Hebrew National Logo
The Hebrew National Kosher Sausage Factory, Inc. was founded on East Broadway, on the Lower East Side of Manhattan in 1905. The company was founded by Theodore Krainin, who emigrated from Russia in the 1880s. By 1921, the factory was registered as a government inspected establishment by the United States Bureau of Animal Industry with Theodore Krainin as proprietor. In a 1921 article, Alfred W. McCann writing in The Globe and Commercial Advertiser citied Hebrew National as having "higher standards than the law requires." McCann wrote the article during a crusade for commercial food decency standards, in which The Globe was prominent.
In 1934, after a bankruptcy action, the certificate of incorporation for Hebrew National Sausage Factory listed Solomon Levinson, Sylvia Marans and Miriam Spector, all of Brooklyn, as directors and shareholders. The company was bought by Jewish Romanian immigrant butcher Isadore Pines. In 1935, Isadore's son, Leonard Pines, took over the business. In 1965, Hebrew National came up with the slogan that they've used ever since: We answer to a higher authority — a reference to Jewish dietary laws and a claim to higher quality that was able to appeal to both Jewish and non-Jewish markets. In 1968, the Pines family sold Hebrew National to Riviana Foods, which was taken over by Colgate-Palmolive in 1976. In 1980, Isidore "Skip" Pines, grandson of Isidore, bought the company from Colgate-Palmolive for a fraction of the price it was originally sold for.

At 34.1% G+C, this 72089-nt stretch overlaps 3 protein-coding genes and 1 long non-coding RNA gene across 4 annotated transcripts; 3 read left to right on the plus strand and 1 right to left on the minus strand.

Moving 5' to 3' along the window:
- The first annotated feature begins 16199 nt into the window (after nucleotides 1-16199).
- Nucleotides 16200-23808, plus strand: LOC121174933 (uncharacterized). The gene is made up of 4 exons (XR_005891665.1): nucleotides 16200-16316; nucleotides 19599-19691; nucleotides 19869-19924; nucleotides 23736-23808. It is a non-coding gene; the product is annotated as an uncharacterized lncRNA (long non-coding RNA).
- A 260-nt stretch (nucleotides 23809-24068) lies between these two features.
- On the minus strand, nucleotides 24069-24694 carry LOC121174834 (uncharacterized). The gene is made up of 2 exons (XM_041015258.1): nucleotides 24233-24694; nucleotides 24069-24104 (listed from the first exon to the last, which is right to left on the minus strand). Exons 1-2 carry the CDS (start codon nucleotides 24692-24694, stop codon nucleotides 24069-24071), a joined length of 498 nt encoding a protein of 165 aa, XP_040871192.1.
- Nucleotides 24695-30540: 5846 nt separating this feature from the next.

The health food movement of the 1980s, with CEO Steve Silk at the helm, encouraged the company to stick to a recipe that used no artificial colors or flavors, and to minimize other potential modernizations of the recipe. This strategy ultimately proved successful, and with a growing revenue, Hebrew National hoped to transform itself into a large conglomerate through acquiring other brands, in order to compete with the food giants that dominated the industry.